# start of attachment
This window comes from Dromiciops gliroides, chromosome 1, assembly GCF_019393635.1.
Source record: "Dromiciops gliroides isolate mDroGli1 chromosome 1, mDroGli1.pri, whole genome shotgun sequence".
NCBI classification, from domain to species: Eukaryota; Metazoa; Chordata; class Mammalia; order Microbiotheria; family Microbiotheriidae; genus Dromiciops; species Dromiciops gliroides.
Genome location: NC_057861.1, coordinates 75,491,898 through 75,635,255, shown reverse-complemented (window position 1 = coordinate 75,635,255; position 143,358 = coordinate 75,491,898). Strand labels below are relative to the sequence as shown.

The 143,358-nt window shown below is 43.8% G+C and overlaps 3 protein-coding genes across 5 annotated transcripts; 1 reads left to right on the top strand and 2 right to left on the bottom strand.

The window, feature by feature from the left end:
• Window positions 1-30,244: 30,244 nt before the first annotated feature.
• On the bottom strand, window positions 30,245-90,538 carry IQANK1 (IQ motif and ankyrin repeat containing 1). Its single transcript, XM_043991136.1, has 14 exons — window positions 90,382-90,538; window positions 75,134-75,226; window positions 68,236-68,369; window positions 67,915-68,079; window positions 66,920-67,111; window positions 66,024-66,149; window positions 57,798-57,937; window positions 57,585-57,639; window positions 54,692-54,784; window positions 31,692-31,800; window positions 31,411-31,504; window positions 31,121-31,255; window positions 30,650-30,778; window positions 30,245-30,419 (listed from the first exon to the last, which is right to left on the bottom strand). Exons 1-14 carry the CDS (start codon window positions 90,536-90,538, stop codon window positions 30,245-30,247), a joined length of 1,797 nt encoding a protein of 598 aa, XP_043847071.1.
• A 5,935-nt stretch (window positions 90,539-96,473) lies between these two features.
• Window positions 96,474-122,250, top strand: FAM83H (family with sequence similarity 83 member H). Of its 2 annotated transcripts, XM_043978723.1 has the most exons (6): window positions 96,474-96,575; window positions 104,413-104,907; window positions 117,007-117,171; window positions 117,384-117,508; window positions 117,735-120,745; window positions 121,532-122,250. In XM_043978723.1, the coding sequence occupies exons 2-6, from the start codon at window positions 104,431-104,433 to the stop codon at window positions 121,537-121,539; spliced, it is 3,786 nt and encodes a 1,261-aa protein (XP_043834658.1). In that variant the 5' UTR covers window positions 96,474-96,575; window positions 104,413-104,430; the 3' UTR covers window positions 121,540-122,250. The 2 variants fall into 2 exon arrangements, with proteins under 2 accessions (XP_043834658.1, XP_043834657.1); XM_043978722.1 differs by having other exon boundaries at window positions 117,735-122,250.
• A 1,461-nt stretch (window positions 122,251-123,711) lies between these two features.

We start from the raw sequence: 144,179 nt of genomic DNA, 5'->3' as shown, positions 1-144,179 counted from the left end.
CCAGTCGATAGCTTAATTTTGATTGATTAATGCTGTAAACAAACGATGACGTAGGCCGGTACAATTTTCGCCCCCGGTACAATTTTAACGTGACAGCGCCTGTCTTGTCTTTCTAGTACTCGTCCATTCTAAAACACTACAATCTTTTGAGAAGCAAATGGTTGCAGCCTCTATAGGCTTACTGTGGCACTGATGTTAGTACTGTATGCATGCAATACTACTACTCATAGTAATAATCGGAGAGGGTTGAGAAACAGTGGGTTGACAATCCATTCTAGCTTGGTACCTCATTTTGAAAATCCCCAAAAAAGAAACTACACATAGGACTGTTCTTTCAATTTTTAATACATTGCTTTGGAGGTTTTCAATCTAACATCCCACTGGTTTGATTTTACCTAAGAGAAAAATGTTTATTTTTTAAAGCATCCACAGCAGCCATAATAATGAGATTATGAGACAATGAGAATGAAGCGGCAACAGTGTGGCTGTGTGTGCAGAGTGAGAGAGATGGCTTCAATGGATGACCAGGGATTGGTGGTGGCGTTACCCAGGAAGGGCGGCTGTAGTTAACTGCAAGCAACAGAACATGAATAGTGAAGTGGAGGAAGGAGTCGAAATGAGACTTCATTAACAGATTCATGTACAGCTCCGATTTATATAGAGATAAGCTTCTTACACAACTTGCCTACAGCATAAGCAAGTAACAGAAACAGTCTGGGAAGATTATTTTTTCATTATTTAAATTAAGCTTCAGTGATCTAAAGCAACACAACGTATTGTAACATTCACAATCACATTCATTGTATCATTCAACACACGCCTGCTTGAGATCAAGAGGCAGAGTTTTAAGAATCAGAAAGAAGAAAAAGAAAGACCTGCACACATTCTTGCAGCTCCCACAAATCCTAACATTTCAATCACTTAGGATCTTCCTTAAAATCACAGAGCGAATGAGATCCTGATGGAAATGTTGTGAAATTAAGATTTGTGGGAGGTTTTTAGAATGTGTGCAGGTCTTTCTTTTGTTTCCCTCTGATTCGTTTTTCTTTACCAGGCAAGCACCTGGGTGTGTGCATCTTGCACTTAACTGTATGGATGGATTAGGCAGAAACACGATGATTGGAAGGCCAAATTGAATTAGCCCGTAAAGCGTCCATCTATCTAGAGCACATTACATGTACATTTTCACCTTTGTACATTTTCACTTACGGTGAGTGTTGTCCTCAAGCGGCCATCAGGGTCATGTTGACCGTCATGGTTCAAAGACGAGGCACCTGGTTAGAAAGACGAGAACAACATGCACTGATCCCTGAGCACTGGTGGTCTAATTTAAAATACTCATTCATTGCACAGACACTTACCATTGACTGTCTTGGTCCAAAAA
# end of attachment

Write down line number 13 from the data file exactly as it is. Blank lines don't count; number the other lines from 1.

CCAGTCGATAGCTTAATTTTGATTGATTAATGCTGTAAACAAACGATGACGTAGGCCGGTACAATTTTCGCCCCCGGTACAATTTTAACGTGACAGCGCCTGTCTTGTCTTTCTAGTACTCGTCCATTCTAAAACACTACAATCTTTTGAGAAGCAAATGGTTGCAGCCTCTATAGGCTTACTGTGGCACTGATGTTAGTACTGTATGCATGCAATACTACTACTCATAGTAATAATCGGAGAGGGTTGAGAAACAGTGGGTTGACAATCCATTCTAGCTTGGTACCTCATTTTGAAAATCCCCAAAAAAGAAACTACACATAGGACTGTTCTTTCAATTTTTAATACATTGCTTTGGAGGTTTTCAATCTAACATCCCACTGGTTTGATTTTACCTAAGAGAAAAATGTTTATTTTTTAAAGCATCCACAGCAGCCATAATAATGAGATTATGAGACAATGAGAATGAAGCGGCAACAGTGTGGCTGTGTGTGCAGAGTGAGAGAGATGGCTTCAATGGATGACCAGGGATTGGTGGTGGCGTTACCCAGGAAGGGCGGCTGTAGTTAACTGCAAGCAACAGAACATGAATAGTGAAGTGGAGGAAGGAGTCGAAATGAGACTTCATTAACAGATTCATGTACAGCTCCGATTTATATAGAGATAAGCTTCTTACACAACTTGCCTACAGCATAAGCAAGTAACAGAAACAGTCTGGGAAGATTATTTTTTCATTATTTAAATTAAGCTTCAGTGATCTAAAGCAACACAACGTATTGTAACATTCACAATCACATTCATTGTATCATTCAACACACGCCTGCTTGAGATCAAGAGGCAGAGTTTTAAGAATCAGAAAGAAGAAAAAGAAAGACCTGCACACATTCTTGCAGCTCCCACAAATCCTAACATTTCAATCACTTAGGATCTTCCTTAAAATCACAGAGCGAATGAGATCCTGATGGAAATGTTGTGAAATTAAGATTTGTGGGAGGTTTTTAGAATGTGTGCAGGTCTTTCTTTTGTTTCCCTCTGATTCGTTTTTCTTTACCAGGCAAGCACCTGGGTGTGTGCATCTTGCACTTAACTGTATGGATGGATTAGGCAGAAACACGATGATTGGAAGGCCAAATTGAATTAGCCCGTAAAGCGTCCATCTATCTAGAGCACATTACATGTACATTTTCACCTTTGTACATTTTCACTTACGGTGAGTGTTGTCCTCAAGCGGCCATCAGGGTCATGTTGACCGTCATGGTTCAAAGACGAGGCACCTGGTTAGAAAGACGAGAACAACATGCACTGATCCCTGAGCACTGGTGGTCTAATTTAAAATACTCATTCATTGCACAGACACTTACCATTGACTGTCTTGGTCCAAAAA